According to modern physics, all matter and antimatter were created in equal parts at the beginning of time and should have obliterated each other and the universe before it could get off the ground.
And yet, here we are.
“Clearly, we live in a universe that’s made of matter,” said Jonathan Asaadi, an assistant physics professor at the University of Texas at Arlington.
It’s one of the grand mysteries of the origins of the universe that Asaadi hopes will be answered by a $1.4 billion high-energy particle collision experiment in which UTA is playing a key developmental role.
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The Deep Underground Neutrino Experiment, or DUNE, broke ground in South Dakota on Friday, and nearly 1,000 scientists, professors, engineers, students and other collaborators from more than 30 countries will be building and operating it.
The focus is on subatomic particles known as neutrinos, which bombard us constantly from the sun and throughout the universe but pass through our bodies and other matter harmlessly — which makes them difficult to study. Physicists call them “ghost particles.”
We’re exploring the most fundamental nature of the universe.
Jaehoon Yu, UTA physics professor
DUNE’s approach will be to orchestrate the collisions of neutrinos and anti-neutrinos fired at the speed of light through 800 miles of the earth’s crust from the Fermi National Accelerator Laboratory near Chicago to the future Sanford Underground Research Facility in South Dakota.
The neutrino beams will strike through building-size chambers, each filled with 10,000 tons of liquid argon, collide with the argon atoms and, scientists hope, produce revealing “interactions.”
The facility will be built over the next 10 years, although it will allow for scientific experimenting at various stages starting in the next few years.
UTA factors heavily in the South Dakota site, where a four-story-high, 70,000-ton detector will be built under ground to catch the neutrinos. Physics professor Jaehoon Yu, Asaadi and about a dozen graduate and undergraduate physics students are developing the technologies and the giant instruments that will comprise the capturing and studying end of the project.
Yu was excited as he arrived at the groundbreaking site Thursday night.
“We’re exploring the most fundamental nature of the universe,” he said by phone. “We’re trying to understand the fundamental nature of matter and antimatter asymmetry.”
It also could provide answers about dark matter, which is mass throughout the universe that doesn’t emit or reflect light and comprises far more of the universe than visible matter.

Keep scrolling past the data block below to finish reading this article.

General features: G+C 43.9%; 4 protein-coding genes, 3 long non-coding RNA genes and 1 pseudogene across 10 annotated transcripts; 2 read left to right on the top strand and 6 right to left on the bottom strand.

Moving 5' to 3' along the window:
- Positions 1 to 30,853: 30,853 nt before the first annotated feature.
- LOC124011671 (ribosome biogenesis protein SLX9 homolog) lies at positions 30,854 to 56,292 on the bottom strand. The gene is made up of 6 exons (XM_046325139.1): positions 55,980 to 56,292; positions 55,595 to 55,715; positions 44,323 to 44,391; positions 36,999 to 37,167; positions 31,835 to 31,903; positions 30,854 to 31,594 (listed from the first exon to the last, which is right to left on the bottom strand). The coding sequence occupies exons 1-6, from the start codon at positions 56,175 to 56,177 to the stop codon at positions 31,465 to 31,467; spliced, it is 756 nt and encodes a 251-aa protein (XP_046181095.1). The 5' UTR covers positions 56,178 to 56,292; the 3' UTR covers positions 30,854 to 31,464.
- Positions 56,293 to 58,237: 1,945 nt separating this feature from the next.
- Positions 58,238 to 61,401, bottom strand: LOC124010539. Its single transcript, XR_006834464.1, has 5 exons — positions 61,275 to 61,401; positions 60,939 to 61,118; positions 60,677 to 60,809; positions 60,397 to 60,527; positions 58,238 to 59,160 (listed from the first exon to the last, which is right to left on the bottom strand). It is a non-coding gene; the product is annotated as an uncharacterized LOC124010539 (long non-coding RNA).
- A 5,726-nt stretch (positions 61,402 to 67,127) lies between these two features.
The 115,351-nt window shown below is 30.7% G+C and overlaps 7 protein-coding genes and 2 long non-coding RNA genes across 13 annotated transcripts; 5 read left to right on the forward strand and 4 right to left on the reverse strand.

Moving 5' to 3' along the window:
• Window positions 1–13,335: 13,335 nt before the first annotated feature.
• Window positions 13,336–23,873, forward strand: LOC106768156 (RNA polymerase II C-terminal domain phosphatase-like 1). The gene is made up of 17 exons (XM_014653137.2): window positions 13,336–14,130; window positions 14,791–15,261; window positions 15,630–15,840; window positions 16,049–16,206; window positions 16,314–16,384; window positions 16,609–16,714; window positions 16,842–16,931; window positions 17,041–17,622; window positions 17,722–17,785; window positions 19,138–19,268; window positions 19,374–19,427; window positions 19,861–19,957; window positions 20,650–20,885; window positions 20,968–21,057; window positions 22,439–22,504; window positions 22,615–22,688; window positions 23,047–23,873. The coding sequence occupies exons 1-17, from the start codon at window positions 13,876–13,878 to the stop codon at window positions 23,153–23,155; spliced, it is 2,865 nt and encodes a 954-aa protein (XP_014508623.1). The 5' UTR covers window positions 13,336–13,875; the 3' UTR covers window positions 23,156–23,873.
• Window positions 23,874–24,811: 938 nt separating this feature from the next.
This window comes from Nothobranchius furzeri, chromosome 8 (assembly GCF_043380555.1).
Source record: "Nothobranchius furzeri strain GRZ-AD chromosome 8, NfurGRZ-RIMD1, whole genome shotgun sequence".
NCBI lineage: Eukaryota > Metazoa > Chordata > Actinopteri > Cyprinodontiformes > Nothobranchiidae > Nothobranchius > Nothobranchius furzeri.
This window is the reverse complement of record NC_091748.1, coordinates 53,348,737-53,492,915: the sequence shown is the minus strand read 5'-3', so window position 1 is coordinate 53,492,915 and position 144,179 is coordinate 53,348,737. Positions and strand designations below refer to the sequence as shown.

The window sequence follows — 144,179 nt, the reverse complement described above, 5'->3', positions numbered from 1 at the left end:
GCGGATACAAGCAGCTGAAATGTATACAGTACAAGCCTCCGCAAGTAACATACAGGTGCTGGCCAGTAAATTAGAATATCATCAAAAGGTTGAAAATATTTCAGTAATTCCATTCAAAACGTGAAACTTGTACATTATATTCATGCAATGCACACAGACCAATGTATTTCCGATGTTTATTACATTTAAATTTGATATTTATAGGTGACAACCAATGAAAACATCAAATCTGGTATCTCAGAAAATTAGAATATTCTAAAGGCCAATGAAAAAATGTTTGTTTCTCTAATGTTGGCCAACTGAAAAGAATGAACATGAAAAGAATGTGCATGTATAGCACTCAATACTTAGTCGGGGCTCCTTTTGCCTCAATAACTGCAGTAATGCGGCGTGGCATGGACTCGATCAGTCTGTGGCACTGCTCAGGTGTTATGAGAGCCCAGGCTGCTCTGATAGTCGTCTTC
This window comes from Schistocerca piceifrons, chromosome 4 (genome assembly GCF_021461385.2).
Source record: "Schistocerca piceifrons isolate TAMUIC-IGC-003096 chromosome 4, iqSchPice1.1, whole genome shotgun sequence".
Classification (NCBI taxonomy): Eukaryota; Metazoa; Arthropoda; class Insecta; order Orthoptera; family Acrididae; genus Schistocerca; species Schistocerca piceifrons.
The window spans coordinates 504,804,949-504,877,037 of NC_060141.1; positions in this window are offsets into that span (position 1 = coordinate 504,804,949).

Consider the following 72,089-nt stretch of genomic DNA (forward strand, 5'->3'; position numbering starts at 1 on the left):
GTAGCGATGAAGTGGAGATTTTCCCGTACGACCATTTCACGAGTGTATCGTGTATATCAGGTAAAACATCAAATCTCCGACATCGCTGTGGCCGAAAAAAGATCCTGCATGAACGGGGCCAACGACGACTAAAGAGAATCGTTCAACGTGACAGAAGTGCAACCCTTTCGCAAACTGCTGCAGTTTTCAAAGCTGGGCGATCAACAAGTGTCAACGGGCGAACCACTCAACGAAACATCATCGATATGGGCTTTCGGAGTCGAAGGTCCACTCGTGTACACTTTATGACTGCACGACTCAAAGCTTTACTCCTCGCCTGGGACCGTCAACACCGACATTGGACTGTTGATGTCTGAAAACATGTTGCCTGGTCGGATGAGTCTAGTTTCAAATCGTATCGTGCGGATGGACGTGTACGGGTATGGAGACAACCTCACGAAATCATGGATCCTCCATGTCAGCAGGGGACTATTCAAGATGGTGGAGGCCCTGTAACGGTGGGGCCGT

“We have a puzzle in physics,” Asaadi said. “We have evidence of dark matter. The problem is we’ve yet to detect dark matter.”
DUNE scientists will look for the differences in behavior between neutrinos and their antimatter counterparts, anti-neutrinos, which could give us clues as to why the visible universe is dominated by matter. Statement from DUNE leaders
The UTA group is focused on developing and building not only the argon chambers but a metal cage around the chambers to produce an electric field that will help scientists see the neutrino interactions.
UTA’s DUNE projects are funded with part of a $4 million, three-year grant from the U.S. Department of Energy, most of which is funding the UTA physics department’s research at the Large Hadron Collider near Geneva. The collider is the largest in the world, sending beams of protons on collision courses in a 16.8-mile underground tunnel ringed with high-powered magnets.
The last high-energy particle collider in the U.S. was the Tevatron, operated by the Fermi accelerator laboratory, also known as Fermilab. Tevatron and its four-mile tunnel smashed protons and anti-protons from 1983 until 2011, when it was shuttered because of budget cuts and the completion of the Hadron Collider.
We have a puzzle in physics. We have evidence of dark matter. The problem is we’ve yet to detect dark matter.
Jonathan Asaadi, UTA assistant professor of physics
Both the Tevatron and the Hadron would have paled next to the superconducting super collider and its 54-mile tunnel that was planned for construction near Waxahachie in the early 1990s. But the estimated cost of that project swelled from $4.4 billion to more than $10 billion at a time of a massive national budget deficit, which, peppered with political infighting, killed the project in 1993 after $2 billion already had been spent on it.
Saddling it with the label, “Jurassic Pork,” after the dinosaur movie that premiered the same year, didn’t help the project.
The DUNE experiment is fundamentally different, using neutrinos, which are much smaller than protons and don’t need a tunnel; they pass easily through rock and soil.
The project received praise from around the world as part of the groundbreaking, including from U.S. Energy SecretaryRick Perry.
“The start of construction on this world-leading science experiment is cause for celebration,” Perry said in a statement. “Not just because of its positive impacts on the economy and on America’s strong relationships with our international partners, but also because of the fantastic discoveries that await us beyond the next horizon.”